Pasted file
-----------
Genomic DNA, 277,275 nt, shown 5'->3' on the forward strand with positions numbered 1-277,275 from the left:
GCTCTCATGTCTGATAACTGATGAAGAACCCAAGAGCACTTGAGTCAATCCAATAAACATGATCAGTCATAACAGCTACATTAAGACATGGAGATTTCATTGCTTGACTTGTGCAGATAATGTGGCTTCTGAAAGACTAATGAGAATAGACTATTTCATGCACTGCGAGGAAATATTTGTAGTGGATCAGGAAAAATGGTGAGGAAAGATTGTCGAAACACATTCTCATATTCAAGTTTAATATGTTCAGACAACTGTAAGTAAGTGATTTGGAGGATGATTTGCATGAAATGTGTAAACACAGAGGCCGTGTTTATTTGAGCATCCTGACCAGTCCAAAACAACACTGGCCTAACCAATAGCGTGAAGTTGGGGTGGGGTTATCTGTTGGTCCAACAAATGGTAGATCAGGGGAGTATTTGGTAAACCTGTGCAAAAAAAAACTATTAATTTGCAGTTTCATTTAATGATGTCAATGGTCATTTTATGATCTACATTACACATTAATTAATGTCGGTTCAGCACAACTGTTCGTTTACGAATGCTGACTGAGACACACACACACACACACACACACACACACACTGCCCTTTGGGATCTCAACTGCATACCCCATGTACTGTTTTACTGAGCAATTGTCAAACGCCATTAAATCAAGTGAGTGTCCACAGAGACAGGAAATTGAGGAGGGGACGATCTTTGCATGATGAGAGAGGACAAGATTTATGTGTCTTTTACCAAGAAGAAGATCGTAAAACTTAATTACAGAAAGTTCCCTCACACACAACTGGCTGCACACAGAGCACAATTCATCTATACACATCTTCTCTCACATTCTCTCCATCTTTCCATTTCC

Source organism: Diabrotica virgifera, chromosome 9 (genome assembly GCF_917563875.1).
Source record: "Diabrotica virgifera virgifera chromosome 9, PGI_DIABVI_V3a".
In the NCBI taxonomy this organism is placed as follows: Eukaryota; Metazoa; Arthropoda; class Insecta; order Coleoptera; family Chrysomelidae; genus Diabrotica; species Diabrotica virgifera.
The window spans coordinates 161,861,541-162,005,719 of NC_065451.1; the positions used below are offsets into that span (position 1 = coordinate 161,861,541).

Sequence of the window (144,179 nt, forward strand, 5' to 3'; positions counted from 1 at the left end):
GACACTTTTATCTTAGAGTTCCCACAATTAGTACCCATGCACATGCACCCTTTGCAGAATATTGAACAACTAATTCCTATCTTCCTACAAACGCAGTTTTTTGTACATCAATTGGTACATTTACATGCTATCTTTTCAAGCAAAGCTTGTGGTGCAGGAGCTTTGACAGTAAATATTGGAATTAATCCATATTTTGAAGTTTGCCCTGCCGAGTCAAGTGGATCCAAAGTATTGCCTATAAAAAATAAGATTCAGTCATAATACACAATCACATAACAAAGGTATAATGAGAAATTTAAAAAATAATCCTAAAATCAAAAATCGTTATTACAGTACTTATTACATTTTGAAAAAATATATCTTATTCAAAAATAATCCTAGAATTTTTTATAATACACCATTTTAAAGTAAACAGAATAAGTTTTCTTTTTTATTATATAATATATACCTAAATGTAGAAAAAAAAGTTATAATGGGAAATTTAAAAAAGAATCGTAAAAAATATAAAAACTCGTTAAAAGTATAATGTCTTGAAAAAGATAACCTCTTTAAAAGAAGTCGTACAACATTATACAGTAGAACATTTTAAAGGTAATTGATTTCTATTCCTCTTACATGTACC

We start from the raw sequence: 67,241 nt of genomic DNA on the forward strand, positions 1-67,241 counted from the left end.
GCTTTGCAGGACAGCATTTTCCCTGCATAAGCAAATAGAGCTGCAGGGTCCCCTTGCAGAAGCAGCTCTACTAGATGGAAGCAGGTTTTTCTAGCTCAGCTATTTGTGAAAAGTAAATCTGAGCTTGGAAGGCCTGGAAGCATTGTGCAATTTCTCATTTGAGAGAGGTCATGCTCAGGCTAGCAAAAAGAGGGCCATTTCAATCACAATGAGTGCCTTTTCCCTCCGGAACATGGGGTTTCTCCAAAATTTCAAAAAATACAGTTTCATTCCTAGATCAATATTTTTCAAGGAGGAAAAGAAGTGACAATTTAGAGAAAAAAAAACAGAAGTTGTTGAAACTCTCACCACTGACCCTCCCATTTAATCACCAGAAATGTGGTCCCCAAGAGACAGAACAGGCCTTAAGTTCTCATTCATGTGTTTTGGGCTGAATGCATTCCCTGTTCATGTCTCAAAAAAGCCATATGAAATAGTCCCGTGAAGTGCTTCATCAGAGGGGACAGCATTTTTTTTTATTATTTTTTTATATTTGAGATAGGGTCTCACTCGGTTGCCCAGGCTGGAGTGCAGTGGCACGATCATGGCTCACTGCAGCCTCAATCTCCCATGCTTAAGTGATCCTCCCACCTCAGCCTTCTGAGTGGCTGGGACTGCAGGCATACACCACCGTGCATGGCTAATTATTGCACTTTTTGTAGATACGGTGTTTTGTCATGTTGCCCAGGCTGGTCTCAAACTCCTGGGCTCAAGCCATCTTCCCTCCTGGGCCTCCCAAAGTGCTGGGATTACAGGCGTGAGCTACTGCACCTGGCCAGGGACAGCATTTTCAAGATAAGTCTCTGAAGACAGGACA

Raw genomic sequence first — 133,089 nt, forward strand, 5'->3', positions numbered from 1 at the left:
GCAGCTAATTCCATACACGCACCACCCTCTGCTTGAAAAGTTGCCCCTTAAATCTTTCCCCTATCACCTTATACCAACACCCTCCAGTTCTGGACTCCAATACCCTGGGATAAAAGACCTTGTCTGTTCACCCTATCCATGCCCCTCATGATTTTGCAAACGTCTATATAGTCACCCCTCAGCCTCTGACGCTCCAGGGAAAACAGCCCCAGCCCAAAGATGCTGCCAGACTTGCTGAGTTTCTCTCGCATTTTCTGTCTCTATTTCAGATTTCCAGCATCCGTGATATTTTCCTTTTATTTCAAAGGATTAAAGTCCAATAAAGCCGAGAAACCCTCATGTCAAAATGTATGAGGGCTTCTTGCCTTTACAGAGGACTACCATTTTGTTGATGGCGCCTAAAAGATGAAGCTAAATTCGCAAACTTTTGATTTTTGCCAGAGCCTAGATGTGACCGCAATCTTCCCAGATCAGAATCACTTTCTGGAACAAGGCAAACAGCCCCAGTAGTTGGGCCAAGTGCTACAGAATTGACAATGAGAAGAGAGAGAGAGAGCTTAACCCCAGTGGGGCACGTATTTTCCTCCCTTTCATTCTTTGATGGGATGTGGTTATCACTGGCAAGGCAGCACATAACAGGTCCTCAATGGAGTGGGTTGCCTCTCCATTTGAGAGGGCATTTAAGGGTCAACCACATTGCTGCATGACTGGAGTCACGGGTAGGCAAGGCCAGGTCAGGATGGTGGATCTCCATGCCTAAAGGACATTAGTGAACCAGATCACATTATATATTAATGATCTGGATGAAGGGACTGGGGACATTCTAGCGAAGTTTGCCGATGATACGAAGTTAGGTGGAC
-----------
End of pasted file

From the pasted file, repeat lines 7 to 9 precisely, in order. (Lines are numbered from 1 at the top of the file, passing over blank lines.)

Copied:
Sequence of the window (144,179 nt, forward strand, 5' to 3'; positions counted from 1 at the left end):
GACACTTTTATCTTAGAGTTCCCACAATTAGTACCCATGCACATGCACCCTTTGCAGAATATTGAACAACTAATTCCTATCTTCCTACAAACGCAGTTTTTTGTACATCAATTGGTACATTTACATGCTATCTTTTCAAGCAAAGCTTGTGGTGCAGGAGCTTTGACAGTAAATATTGGAATTAATCCATATTTTGAAGTTTGCCCTGCCGAGTCAAGTGGATCCAAAGTATTGCCTATAAAAAATAAGATTCAGTCATAATACACAATCACATAACAAAGGTATAATGAGAAATTTAAAAAATAATCCTAAAATCAAAAATCGTTATTACAGTACTTATTACATTTTGAAAAAATATATCTTATTCAAAAATAATCCTAGAATTTTTTATAATACACCATTTTAAAGTAAACAGAATAAGTTTTCTTTTTTATTATATAATATATACCTAAATGTAGAAAAAAAAGTTATAATGGGAAATTTAAAAAAGAATCGTAAAAAATATAAAAACTCGTTAAAAGTATAATGTCTTGAAAAAGATAACCTCTTTAAAAGAAGTCGTACAACATTATACAGTAGAACATTTTAAAGGTAATTGATTTCTATTCCTCTTACATGTACC

We start from the raw sequence: 67,241 nt of genomic DNA on the forward strand, positions 1-67,241 counted from the left end.